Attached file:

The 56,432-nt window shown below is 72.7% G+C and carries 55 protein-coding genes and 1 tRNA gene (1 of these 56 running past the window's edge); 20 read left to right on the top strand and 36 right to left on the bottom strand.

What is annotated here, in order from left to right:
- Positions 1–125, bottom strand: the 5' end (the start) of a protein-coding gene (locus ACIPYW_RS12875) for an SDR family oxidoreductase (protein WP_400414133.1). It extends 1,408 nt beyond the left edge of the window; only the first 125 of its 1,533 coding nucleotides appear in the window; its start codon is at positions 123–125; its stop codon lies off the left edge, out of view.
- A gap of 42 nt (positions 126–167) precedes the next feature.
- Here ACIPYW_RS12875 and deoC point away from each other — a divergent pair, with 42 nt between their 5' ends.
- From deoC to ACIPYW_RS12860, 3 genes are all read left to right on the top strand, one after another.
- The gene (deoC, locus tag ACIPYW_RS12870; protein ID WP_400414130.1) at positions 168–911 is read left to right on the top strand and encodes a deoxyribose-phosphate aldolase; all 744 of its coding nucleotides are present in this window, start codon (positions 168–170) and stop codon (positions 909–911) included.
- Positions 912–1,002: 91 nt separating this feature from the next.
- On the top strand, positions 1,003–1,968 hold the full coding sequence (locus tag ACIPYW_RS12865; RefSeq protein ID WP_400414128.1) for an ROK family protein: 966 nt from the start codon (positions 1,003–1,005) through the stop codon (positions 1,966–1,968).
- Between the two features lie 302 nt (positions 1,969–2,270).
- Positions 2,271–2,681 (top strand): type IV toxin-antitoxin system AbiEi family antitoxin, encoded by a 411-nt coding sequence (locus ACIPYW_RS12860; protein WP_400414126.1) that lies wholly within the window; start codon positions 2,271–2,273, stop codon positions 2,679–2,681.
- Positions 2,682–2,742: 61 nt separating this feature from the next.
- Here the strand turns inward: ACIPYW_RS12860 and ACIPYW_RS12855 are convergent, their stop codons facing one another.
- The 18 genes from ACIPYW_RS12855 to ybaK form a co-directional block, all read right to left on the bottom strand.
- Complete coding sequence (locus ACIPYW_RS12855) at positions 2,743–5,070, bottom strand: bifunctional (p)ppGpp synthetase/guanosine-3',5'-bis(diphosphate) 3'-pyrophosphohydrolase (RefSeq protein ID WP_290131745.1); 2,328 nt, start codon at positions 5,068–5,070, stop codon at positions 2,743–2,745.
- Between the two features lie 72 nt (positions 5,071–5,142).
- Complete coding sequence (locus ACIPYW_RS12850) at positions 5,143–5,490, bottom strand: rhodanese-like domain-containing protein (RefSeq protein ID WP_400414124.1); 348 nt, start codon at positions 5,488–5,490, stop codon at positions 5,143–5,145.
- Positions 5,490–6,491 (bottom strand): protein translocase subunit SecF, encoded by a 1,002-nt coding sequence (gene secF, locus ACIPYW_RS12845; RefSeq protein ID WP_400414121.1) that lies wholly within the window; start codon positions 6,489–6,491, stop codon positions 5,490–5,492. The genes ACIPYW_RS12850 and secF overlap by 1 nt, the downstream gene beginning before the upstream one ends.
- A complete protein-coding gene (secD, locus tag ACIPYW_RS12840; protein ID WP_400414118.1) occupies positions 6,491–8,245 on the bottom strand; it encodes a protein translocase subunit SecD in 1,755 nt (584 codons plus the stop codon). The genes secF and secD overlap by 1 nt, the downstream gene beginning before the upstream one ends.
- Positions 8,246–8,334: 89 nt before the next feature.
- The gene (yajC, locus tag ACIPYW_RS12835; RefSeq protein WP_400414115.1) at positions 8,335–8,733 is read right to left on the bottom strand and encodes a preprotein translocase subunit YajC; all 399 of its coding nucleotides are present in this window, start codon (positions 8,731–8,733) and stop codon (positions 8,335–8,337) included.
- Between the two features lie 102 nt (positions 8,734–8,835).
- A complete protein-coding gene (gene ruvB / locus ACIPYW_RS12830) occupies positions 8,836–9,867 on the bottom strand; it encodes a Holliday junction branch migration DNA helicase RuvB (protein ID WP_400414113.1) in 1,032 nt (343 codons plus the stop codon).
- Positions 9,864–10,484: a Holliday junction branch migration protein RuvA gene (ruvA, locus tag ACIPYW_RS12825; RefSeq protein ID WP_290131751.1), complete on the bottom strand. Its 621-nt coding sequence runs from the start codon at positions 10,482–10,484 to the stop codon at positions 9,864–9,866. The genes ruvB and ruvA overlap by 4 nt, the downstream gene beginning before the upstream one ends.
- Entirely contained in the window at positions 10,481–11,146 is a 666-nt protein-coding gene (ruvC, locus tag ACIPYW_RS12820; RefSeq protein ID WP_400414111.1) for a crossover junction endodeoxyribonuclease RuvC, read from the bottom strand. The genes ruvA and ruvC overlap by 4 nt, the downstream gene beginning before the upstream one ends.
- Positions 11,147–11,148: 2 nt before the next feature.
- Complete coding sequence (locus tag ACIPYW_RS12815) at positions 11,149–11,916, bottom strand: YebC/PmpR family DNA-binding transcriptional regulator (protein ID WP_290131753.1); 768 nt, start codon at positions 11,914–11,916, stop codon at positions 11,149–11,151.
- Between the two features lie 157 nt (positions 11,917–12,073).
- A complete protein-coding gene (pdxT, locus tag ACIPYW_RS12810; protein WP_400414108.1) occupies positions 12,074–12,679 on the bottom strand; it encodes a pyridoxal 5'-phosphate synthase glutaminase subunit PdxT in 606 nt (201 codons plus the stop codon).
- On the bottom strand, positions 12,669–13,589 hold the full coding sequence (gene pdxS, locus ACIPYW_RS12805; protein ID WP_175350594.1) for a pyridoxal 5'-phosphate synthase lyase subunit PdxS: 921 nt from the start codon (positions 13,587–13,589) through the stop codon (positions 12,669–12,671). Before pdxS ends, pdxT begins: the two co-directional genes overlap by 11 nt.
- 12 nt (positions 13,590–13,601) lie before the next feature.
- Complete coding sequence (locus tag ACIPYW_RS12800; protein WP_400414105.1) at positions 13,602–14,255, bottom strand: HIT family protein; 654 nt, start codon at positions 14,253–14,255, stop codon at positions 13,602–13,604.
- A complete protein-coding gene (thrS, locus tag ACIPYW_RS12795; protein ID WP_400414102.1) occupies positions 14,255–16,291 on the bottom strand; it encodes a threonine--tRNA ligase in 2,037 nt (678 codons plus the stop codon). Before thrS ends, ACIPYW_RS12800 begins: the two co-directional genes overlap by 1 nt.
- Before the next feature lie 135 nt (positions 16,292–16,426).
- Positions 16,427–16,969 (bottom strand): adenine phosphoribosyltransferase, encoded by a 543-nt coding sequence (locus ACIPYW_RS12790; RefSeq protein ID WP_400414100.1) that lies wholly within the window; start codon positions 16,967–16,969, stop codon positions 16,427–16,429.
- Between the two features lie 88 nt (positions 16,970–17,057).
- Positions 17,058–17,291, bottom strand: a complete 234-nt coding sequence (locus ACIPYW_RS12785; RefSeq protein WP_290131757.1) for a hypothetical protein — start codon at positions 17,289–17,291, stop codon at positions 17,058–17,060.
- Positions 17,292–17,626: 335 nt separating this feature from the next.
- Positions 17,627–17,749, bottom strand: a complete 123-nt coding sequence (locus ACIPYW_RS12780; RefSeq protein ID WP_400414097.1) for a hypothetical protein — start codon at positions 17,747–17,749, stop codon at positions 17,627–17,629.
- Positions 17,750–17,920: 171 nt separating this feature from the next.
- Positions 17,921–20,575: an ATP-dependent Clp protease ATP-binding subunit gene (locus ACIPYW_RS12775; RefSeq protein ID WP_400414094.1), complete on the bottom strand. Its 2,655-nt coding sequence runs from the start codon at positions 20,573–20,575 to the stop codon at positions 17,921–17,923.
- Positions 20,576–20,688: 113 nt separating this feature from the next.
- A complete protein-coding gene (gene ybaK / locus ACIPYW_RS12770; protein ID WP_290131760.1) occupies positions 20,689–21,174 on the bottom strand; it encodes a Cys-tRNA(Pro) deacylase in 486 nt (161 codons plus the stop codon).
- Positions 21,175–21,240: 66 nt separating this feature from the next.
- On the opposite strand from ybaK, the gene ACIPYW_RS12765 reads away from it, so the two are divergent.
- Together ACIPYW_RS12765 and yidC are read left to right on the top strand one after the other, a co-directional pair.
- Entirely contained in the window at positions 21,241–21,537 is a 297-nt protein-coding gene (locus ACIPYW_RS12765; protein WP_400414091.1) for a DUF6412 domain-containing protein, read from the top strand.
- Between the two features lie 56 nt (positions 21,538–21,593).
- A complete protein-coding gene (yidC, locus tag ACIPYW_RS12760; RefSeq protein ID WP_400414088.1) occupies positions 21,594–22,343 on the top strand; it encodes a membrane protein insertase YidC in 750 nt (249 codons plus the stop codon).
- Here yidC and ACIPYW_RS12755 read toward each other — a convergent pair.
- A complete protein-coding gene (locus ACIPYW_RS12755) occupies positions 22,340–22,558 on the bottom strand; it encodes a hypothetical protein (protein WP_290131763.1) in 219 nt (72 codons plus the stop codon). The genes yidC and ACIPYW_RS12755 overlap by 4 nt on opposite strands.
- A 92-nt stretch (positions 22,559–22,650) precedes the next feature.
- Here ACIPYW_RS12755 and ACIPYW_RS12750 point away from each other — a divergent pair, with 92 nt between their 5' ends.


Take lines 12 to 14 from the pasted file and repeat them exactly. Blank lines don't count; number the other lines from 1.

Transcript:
- Positions 2,682–2,742: 61 nt separating this feature from the next.
- Here the strand turns inward: ACIPYW_RS12860 and ACIPYW_RS12855 are convergent, their stop codons facing one another.
- The 18 genes from ACIPYW_RS12855 to ybaK form a co-directional block, all read right to left on the bottom strand.